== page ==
Instapundit alerts us to Melana Zyla Vickers’s analysis for the Weekly Standard of the alarming–and, of course, ignored by the mainstream media–imbalance of young women over young men as undergraduates at our college campuses. As Vickers points out, the problem isn’t simply one of high male dropout rates at inner-city high schools; it’s increasingly affecting the middle class. She writes:

“At colleges across the country, 58 women will enroll as freshmen for every 42 men. And as the class of 2010 proceeds toward graduation, the male numbers will dwindle. Because more men than women drop out, the ratio after four years will be 60–40, according to projections by the Department of Education.”

At some well-regarded colleges, 40-60 male-female ratio is already close to a reality, Vickers notes. At Brandeis University, only 46 percent of undergrads are men, and at Boston Unversity, men represent less than 41 percent of the total student population. Yet, as Vickers notes, at the U.S. Department of Education, even under the Bush administration, it’s still 1975, not 2005, and they’re fretting over lack of funding for girls’ basketball:

“The home of Title IX enforcement continues to be so preoccupied with advancing women that a recent 50–page study called Gender Differences in Participation and Completion of Undergraduate Education focuses not on the shortfall of men that’s evident in practically every data point, but on tiny subpopulations of women who still have ‘risk characteristics,’ such as those entering university after age 29. And the department still spends money on studies such as Trends in Educational Equity of Girls and Women: 2004, while ignoring the eye–popping trends for boys and men.”

She continues:

“The gender gap is even more palpable within the colleges themselves, because women and men gravitate to different majors. While a split in preferences has always been the case, the gender imbalance in the overall college makes departments so segregated that campus life just ain’t what it used to be. In North Carolina’s public and private universities, a typical psychology class has four women for every man. In education, the ratio is five to one. The English and foreign language departments are heavily female as well.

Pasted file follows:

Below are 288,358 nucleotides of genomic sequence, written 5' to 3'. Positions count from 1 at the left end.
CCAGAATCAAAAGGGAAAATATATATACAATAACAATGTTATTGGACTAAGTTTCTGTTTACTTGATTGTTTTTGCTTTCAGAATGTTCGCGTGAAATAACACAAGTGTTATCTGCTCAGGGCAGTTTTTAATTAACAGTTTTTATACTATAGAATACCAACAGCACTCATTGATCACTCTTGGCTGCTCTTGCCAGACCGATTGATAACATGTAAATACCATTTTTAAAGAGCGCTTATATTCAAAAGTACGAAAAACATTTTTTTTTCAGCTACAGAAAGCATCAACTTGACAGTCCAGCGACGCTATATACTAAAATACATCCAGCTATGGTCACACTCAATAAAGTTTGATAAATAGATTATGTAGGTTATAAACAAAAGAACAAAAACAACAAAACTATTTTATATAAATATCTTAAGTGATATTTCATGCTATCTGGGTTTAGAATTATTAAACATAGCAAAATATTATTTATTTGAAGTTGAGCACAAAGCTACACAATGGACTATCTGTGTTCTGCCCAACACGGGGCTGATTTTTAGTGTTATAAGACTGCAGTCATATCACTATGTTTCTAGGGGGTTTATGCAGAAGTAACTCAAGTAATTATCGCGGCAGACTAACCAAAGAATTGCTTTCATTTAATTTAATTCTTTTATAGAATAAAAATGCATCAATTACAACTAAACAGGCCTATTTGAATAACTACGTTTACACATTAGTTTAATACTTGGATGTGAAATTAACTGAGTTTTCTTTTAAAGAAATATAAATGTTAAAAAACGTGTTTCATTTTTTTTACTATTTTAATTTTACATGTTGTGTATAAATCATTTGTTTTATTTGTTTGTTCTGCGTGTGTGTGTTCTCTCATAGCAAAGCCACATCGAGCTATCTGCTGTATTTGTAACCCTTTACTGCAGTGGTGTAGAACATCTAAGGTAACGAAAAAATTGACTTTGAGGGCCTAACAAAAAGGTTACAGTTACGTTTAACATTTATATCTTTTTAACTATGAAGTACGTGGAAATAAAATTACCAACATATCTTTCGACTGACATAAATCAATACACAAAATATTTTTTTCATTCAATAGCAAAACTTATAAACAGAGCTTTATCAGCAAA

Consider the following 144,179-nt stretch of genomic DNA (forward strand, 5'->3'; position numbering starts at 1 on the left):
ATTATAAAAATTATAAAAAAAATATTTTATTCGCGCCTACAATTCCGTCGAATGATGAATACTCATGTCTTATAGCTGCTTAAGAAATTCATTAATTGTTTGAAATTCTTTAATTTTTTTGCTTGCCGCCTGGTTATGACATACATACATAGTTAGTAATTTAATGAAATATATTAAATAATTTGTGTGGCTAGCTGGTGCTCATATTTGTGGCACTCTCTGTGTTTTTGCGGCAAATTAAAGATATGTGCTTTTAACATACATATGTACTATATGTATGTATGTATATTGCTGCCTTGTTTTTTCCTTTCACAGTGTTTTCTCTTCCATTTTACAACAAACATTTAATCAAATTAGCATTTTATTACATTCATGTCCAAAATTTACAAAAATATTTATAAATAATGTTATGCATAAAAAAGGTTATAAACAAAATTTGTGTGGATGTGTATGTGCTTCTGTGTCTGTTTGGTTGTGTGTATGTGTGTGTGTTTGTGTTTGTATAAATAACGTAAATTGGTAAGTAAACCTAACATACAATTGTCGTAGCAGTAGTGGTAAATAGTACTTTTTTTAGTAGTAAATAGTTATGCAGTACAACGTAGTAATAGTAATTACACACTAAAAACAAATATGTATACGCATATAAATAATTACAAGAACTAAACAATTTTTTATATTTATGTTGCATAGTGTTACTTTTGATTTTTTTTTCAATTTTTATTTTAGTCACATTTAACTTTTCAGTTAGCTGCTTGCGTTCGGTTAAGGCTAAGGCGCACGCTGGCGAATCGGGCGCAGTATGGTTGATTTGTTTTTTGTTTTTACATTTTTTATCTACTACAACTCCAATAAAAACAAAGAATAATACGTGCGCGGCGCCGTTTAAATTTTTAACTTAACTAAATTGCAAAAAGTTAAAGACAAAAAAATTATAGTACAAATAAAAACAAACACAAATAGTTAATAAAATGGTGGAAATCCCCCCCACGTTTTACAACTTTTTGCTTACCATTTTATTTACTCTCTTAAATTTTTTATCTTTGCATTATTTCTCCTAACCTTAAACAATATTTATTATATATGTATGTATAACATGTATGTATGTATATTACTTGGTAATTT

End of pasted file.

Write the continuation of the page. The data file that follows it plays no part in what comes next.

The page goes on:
“The consequences go far beyond a lousy social life and the longer–term reality that many women won’t find educated male peers to marry. There are also academic consequences, and economic ones.

“Only a few fields, such as business and the social sciences, show men and women signing up at comparable rates. Math, computers, engineering, and the physical sciences continue to be male–dominated (in North Carolina, for example, engineering is 79 percent male), and the total number of graduates in these economically essential fields is often stagnant or declining. Thus, between 1992 and 2002, when the number of bachelor’s degree–earners in California’s public university system grew by 11 percent, the number of engineering bachelor’s degrees shrank by 8 percent. California’s private universities fared better, but the gap is still striking: bachelor’s degrees grew by 41 percent overall, while bachelor’s degrees in engineering grew only 27 percent.”

This is crazy, because it’s engineering and science–fields that naturally attract men (sorry, Larry Summers-bashers!) that are crucial to our nation’s competitivenes. But our nation’s educrats remain in thrall to a 30-year-old feminist orthodoxy that insists that it’s girls, not boys, who need encouragement to pursue higher education. Time to wake up, Bush administration!